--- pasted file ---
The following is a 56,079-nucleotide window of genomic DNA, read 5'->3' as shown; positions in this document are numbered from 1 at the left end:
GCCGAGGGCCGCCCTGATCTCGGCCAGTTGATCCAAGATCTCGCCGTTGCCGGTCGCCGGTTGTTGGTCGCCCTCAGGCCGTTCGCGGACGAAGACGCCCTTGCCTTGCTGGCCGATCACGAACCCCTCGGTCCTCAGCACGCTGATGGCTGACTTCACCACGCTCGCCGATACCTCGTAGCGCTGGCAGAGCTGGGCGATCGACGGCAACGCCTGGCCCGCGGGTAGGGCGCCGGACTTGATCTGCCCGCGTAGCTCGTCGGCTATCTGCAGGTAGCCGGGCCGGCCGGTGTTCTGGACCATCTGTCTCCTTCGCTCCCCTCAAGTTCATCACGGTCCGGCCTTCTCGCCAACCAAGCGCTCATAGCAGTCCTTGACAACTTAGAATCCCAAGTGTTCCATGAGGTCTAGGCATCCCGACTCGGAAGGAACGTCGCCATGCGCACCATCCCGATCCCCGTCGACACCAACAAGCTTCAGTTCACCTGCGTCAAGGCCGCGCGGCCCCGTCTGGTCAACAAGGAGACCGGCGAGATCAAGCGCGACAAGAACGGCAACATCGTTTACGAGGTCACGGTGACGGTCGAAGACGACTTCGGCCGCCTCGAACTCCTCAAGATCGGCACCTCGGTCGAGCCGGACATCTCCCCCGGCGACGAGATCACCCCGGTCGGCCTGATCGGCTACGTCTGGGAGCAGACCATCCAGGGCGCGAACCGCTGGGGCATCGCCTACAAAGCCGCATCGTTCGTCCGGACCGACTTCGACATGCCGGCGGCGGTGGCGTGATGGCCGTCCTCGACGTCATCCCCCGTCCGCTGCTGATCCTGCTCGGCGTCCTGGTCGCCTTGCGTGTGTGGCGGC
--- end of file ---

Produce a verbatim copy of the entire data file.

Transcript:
The following is a 56,079-nucleotide window of genomic DNA, read 5'->3' as shown; positions in this document are numbered from 1 at the left end:
GCCGAGGGCCGCCCTGATCTCGGCCAGTTGATCCAAGATCTCGCCGTTGCCGGTCGCCGGTTGTTGGTCGCCCTCAGGCCGTTCGCGGACGAAGACGCCCTTGCCTTGCTGGCCGATCACGAACCCCTCGGTCCTCAGCACGCTGATGGCTGACTTCACCACGCTCGCCGATACCTCGTAGCGCTGGCAGAGCTGGGCGATCGACGGCAACGCCTGGCCCGCGGGTAGGGCGCCGGACTTGATCTGCCCGCGTAGCTCGTCGGCTATCTGCAGGTAGCCGGGCCGGCCGGTGTTCTGGACCATCTGTCTCCTTCGCTCCCCTCAAGTTCATCACGGTCCGGCCTTCTCGCCAACCAAGCGCTCATAGCAGTCCTTGACAACTTAGAATCCCAAGTGTTCCATGAGGTCTAGGCATCCCGACTCGGAAGGAACGTCGCCATGCGCACCATCCCGATCCCCGTCGACACCAACAAGCTTCAGTTCACCTGCGTCAAGGCCGCGCGGCCCCGTCTGGTCAACAAGGAGACCGGCGAGATCAAGCGCGACAAGAACGGCAACATCGTTTACGAGGTCACGGTGACGGTCGAAGACGACTTCGGCCGCCTCGAACTCCTCAAGATCGGCACCTCGGTCGAGCCGGACATCTCCCCCGGCGACGAGATCACCCCGGTCGGCCTGATCGGCTACGTCTGGGAGCAGACCATCCAGGGCGCGAACCGCTGGGGCATCGCCTACAAAGCCGCATCGTTCGTCCGGACCGACTTCGACATGCCGGCGGCGGTGGCGTGATGGCCGTCCTCGACGTCATCCCCCGTCCGCTGCTGATCCTGCTCGGCGTCCTGGTCGCCTTGCGTGTGTGGCGGC